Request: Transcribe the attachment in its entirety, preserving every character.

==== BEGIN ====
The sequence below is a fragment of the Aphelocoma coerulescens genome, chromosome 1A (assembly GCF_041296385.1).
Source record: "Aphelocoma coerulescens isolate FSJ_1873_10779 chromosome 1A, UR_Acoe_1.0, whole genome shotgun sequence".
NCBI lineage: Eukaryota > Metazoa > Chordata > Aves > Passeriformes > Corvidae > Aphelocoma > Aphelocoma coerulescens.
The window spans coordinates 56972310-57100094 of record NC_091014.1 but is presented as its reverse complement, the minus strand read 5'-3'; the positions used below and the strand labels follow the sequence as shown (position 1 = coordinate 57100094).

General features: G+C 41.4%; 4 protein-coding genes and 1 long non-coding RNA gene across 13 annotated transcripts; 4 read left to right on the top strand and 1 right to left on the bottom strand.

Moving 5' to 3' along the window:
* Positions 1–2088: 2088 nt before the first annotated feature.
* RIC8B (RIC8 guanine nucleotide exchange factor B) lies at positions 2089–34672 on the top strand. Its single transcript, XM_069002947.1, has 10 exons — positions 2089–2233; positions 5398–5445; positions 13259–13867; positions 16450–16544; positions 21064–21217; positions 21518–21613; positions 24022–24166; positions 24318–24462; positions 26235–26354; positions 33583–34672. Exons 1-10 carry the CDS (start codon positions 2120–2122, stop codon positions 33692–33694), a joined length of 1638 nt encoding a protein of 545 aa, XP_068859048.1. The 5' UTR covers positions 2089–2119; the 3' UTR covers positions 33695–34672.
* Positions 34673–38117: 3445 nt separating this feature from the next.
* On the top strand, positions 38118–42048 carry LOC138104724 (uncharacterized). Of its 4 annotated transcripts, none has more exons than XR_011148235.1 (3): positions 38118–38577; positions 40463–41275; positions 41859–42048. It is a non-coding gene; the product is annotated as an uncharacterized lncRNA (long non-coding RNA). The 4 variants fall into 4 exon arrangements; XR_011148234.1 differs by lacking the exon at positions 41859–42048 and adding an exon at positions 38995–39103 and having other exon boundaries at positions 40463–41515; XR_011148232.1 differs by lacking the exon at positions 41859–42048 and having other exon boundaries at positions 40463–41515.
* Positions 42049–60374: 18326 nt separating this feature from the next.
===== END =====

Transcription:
The sequence below is a fragment of the Aphelocoma coerulescens genome, chromosome 1A (assembly GCF_041296385.1).
Source record: "Aphelocoma coerulescens isolate FSJ_1873_10779 chromosome 1A, UR_Acoe_1.0, whole genome shotgun sequence".
NCBI lineage: Eukaryota > Metazoa > Chordata > Aves > Passeriformes > Corvidae > Aphelocoma > Aphelocoma coerulescens.
The window spans coordinates 56972310-57100094 of record NC_091014.1 but is presented as its reverse complement, the minus strand read 5'-3'; the positions used below and the strand labels follow the sequence as shown (position 1 = coordinate 57100094).

General features: G+C 41.4%; 4 protein-coding genes and 1 long non-coding RNA gene across 13 annotated transcripts; 4 read left to right on the top strand and 1 right to left on the bottom strand.

Moving 5' to 3' along the window:
* Positions 1–2088: 2088 nt before the first annotated feature.
* RIC8B (RIC8 guanine nucleotide exchange factor B) lies at positions 2089–34672 on the top strand. Its single transcript, XM_069002947.1, has 10 exons — positions 2089–2233; positions 5398–5445; positions 13259–13867; positions 16450–16544; positions 21064–21217; positions 21518–21613; positions 24022–24166; positions 24318–24462; positions 26235–26354; positions 33583–34672. Exons 1-10 carry the CDS (start codon positions 2120–2122, stop codon positions 33692–33694), a joined length of 1638 nt encoding a protein of 545 aa, XP_068859048.1. The 5' UTR covers positions 2089–2119; the 3' UTR covers positions 33695–34672.
* Positions 34673–38117: 3445 nt separating this feature from the next.
* On the top strand, positions 38118–42048 carry LOC138104724 (uncharacterized). Of its 4 annotated transcripts, none has more exons than XR_011148235.1 (3): positions 38118–38577; positions 40463–41275; positions 41859–42048. It is a non-coding gene; the product is annotated as an uncharacterized lncRNA (long non-coding RNA). The 4 variants fall into 4 exon arrangements; XR_011148234.1 differs by lacking the exon at positions 41859–42048 and adding an exon at positions 38995–39103 and having other exon boundaries at positions 40463–41515; XR_011148232.1 differs by lacking the exon at positions 41859–42048 and having other exon boundaries at positions 40463–41515.
* Positions 42049–60374: 18326 nt separating this feature from the next.